When President Barack Obama sits down with Mexican President Enrique Peña Nieto tomorrow, the topic of Asia is likely to be lurking in the background.
That’s because Peña Nieto has made diversifying Mexico’s trading partners to reduce dependency on the U.S. a cornerstone of his administration’s focus on economic development.
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Indeed, although this will be the first time Obama and Peña Nieto sit down since the latter officially became president in December, President Peña Nieto has already spent a week in Asia at the beginning of April in which he met with Hong Kong’s Chief Executive Leung Chun-ying, China’s President Xi Jinping, Japan’s Prime Minister Shinzo Abe and Japan's Emperor Akihito.
The Mexican President laid out the rationale for Mexico’s own Asia pivot in an op-ed in South China Morning Post ahead of his trip last month:
“We have a great opportunity to capitalize on the strategic importance of the Asia-Pacific region, encourage multilateral trade and further co-operation within the Pacific Rim. And this very first trip I make around Asia is a clear proof of the intention of my government to enhance Mexico's ties with the region. It is only through constant dialogue that we will be able to achieve the goals we are aiming as strategic partners. Never have the two shores of the Pacific been closer than they are now; it is a chance we better not miss.”
Mexico-Chinese relations are the most important for Peña Nieto but also the most troublesome. As emerging manufacturing countries the two have long been rivals jockeying for a greater share of the U.S. market. For instance, Mexico was the last country to agree to China joining the World Trade Organization, holding out over fears China’s entrance into the body would erode its comparative advantage in the U.S. market, while also bringing a flood of Chinese goods into Mexico proper.
These fears have proven accurate. Two years after joining the WTO in 2001, China surpassed Mexico in exports to the United States for the first time ever. Trade between China and Mexico also boomed after Beijing joined the WTO, growing from US$3 billion in 2000 to US$50 billion in 2010, but this has been heavily one-sided. In 2011, for instance, bilateral trade amounted to US$54 billion; with all but US$2 billion of this coming in the form of Chinese exports to Mexico.
Further exuberating this US$50 billion trade deficit is the fact that China’s investment in Mexico has not been forthcoming, Dr. Adrian H. Hearn of the University of Sydney China Studies Center tells The Diplomat.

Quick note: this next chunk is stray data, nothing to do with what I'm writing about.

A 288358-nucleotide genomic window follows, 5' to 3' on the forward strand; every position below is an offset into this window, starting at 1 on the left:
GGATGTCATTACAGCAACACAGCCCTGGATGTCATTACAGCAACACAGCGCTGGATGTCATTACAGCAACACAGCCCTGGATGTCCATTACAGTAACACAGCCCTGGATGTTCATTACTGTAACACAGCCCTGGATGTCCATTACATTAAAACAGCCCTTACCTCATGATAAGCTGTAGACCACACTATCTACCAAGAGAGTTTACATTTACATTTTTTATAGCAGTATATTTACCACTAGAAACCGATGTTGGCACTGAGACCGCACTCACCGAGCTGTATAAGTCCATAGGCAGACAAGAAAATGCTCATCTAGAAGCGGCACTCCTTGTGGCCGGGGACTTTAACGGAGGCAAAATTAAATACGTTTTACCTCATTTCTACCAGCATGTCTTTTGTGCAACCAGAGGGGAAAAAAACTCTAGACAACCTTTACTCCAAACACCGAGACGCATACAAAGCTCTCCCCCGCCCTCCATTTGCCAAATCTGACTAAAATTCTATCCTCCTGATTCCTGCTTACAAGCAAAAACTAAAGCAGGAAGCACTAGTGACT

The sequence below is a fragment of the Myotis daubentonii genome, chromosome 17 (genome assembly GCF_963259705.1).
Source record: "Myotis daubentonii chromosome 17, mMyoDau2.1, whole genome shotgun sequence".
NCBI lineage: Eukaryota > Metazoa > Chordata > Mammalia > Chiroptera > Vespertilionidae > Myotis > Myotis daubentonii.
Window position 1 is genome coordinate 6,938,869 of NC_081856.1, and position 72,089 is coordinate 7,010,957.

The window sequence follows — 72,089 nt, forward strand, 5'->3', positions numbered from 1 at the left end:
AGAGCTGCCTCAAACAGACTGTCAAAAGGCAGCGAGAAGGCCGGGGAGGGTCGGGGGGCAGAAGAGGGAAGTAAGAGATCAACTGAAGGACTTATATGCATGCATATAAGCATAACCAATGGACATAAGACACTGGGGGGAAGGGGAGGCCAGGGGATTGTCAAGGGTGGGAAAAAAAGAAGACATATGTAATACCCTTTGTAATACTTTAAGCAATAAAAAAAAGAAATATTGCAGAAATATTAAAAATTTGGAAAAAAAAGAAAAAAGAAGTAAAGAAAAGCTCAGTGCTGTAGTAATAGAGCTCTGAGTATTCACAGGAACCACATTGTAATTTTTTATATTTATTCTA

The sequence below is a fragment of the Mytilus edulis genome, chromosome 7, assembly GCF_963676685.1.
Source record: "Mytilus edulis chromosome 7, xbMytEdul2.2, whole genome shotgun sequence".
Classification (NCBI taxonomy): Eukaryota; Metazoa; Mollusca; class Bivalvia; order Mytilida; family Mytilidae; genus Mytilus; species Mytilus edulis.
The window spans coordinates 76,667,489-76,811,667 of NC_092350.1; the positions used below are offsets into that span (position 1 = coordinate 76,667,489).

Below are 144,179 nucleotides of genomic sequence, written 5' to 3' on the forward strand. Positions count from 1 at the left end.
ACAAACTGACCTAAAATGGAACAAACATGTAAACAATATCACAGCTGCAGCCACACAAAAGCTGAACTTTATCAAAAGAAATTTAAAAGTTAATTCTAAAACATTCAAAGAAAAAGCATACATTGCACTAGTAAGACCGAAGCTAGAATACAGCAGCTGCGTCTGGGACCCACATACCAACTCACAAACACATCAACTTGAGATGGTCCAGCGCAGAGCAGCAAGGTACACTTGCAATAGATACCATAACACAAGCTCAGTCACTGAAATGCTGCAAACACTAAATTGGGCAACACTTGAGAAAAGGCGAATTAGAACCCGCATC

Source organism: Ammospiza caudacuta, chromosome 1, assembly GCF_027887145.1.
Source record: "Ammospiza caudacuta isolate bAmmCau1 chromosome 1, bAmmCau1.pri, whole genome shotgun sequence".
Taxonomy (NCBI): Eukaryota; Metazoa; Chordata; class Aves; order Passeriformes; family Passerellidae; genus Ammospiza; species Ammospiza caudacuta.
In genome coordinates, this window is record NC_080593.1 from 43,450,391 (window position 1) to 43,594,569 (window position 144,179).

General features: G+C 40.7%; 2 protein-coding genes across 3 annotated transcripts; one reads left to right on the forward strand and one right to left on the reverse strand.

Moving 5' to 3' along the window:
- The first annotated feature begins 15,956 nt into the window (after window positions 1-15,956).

“Chinese investors have explored everything from copper pipes to automobiles, starting off enthusiastically but ending in frustration,” Hearn notes.
Indeed, Mexico has even lagged far behind other Latin American countries in terms of attracting FDI from China.Citing data from the Economic Commission for Latin America and the Caribbean (ECLAC), Hearn adds: “Between 1990 and 2011 Chinese firms invested $19.7 billion in Brazil, $9.2 billion in Argentina, and $718 million in Costa Rica, but only $132 million in Mexico.”
This cannot all be blamed on China, of course. In fact, some of its largest investments in China have been delayed due to local opposition regarding Beijing’s entrance into Mexico. And it was Mexico which—not surprisingly given the trade deficit—rebuffed China when it proposed a free trade agreement last year, despite the fact that Mexico has free trade agreements with over 40 countries worldwide.
Still one of Peña Nieto’s primary objectives in Asia last month was to increase the amount of investment pouring into his country from the Asia-Pacific.
Japan will likely be the key to meeting his investment goals, given the greater success Mexico has had in attracting investment from Tokyo in the past. Not surprisingly, then, the Tokyo portion of Peña Nieto’s trip last month was centered on a Mexico-Japan Business Forum hosted by the Japan Business Federation.
In addressing around 200 leading Japanese entrepreneurs with business interests in Mexico already, Peña Nieto boldly proclaimed:
“We want to establish policies, as we are already doing, to encourage greater investment in Mexico to achieve greater economic growth, even though the prospects and future scenarios already indicate that, this year and in the following years, Mexico will have positive economic growth of above 3 percent, 3.5 percent is expected this year.”
Still, even while courting Japan, Mexico is hoping to take advantage of China’s economic rebalancing towards greater domestic consumption.
Hearn of the University of Sydney points out that China’s push to accelerate the pace of urbanization could offer Mexico some opportunities to narrow the trade deficit. Even while warning Mexico against reorienting its policy towards agricultural, Hearn says that demand for foreign food in China will increase alongside a growth in its urban population, “and Mexico could be an important source owing to its abundance of arable land, favourable climate, and floating exchange rate.”
Even more promising for Mexico, according to Hearn, is that the “construction and upgrading of Chinese cities will also impact the fortunes of energy and minerals exporters, including Mexico.”
Mexico already exports copper and iron ore to China and the Memorandum of Understanding Peña Nieto signed while in China last month, “envisions the annual sale of ten million tons of concentrated iron for ten years (worth US$15bn to Mexico at current prices).”
Zachary Keck serves as assistant editor for The Diplomat.